Tackling deployments

The final piece of the puzzle comes with Helm, a tool for managing preconfigured Kubernetes-based deployments. Although Helm calls itself the “Kubernetes Package Manager,” it shouldn’t be mistaken for something like NPM, the Node.js package manager.

Helm provides “charts” that tell Kubernetes how to deploy a set of containers, along with features to enable rollbacks, provide repeatable app installs, and simplify updates to a running Kubernetes cluster. What Helm doesn’t do is provide a registry for hosting your Docker containers, but just the charts themselves. There is a community repository, but it’s quite easy to set up a private repository for hosting your Helm charts as well. The charts are configured to tell a Kubernetes cluster which registry to pull images from.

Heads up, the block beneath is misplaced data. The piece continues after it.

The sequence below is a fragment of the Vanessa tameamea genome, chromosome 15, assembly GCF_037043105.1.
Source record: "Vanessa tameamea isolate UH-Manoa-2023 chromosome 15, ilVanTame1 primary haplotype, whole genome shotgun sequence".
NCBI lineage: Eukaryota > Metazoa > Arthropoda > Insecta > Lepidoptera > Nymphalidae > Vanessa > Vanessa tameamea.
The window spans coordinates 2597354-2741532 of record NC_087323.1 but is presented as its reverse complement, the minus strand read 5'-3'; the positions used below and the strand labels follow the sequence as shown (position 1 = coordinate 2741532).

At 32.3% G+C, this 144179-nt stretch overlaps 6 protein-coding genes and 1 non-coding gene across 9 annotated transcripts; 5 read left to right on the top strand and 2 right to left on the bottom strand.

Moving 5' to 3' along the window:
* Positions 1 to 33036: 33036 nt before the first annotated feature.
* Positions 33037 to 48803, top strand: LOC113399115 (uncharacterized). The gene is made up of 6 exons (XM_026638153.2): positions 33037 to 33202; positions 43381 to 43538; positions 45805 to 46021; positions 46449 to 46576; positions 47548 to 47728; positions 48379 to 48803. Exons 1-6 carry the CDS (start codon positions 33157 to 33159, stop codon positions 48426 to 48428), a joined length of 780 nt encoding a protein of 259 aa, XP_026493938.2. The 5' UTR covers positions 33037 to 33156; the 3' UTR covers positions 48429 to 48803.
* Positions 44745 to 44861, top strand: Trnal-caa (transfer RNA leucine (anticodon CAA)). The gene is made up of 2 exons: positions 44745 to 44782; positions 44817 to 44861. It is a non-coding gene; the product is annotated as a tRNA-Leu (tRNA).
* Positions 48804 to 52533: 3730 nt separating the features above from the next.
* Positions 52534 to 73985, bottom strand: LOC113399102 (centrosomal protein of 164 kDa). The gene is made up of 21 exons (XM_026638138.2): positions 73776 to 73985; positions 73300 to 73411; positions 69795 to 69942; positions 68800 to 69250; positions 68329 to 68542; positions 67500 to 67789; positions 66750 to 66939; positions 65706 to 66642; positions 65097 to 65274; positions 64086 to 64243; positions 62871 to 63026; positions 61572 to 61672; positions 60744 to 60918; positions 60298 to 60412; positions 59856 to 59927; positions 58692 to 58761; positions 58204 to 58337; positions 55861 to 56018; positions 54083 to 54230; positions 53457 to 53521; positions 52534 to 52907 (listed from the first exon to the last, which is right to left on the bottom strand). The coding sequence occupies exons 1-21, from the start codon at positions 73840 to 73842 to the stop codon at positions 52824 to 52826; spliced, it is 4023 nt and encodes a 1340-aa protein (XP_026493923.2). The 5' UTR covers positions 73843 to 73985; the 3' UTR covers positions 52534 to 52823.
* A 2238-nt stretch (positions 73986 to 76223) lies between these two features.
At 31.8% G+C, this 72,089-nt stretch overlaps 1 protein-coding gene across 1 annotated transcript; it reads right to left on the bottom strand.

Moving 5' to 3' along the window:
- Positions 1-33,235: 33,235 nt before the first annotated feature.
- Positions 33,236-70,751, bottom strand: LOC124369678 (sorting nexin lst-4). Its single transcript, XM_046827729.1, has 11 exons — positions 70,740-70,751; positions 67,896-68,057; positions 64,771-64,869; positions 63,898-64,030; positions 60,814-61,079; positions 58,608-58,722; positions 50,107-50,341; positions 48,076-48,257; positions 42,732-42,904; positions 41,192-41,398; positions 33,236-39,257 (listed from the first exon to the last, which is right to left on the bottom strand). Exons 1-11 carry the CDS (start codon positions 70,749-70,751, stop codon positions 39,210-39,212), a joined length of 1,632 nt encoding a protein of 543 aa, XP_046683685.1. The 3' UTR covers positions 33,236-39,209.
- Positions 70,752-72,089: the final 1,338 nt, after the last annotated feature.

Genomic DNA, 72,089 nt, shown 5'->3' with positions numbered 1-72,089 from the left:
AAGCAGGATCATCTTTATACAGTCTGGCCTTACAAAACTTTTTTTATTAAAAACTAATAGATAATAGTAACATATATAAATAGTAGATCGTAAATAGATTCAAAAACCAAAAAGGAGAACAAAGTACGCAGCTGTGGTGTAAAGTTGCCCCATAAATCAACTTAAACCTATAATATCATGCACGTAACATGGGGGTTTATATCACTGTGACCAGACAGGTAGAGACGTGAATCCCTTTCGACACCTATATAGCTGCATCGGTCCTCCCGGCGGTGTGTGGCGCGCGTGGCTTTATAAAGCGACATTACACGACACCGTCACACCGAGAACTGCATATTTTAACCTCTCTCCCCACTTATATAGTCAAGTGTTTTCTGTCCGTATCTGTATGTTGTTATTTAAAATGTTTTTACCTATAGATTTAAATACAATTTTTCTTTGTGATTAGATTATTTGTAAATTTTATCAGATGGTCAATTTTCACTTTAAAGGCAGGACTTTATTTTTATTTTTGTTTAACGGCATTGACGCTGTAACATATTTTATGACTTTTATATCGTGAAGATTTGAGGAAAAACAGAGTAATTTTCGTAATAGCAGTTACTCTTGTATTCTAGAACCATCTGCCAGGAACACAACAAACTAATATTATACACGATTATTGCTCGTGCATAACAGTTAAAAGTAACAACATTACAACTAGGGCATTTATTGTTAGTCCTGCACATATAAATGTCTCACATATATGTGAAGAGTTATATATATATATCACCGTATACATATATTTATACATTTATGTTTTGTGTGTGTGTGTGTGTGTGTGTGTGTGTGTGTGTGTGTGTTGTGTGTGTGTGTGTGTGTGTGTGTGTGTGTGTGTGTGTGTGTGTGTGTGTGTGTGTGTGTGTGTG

Putting the pieces together

With their powers combined, Kubenetes, Docker, and Helm have tackled all the issues that I ran into over the years with microservices, without sacrificing the advantages. Although it seems like we’re adding even more technology to the stack, once you’ve configured these tools they’ll greatly streamline your team’s development and management workflow.

Once you’ve deployed a microservices web application to Kubernetes, you can expect it to look something like this:

kubernetes architecture diagram

A user accesses the web application through an Ingress load-balancer provided by Kubernetes. It gets routed to the web application served by Node.js, which uses two other microservices on the back end, a Java service and a Python service.

This is just one example of how a microservice-based web application might look within a Kubernetes cluster. To get get started with deploying an application to Kubernetes, check out these resources: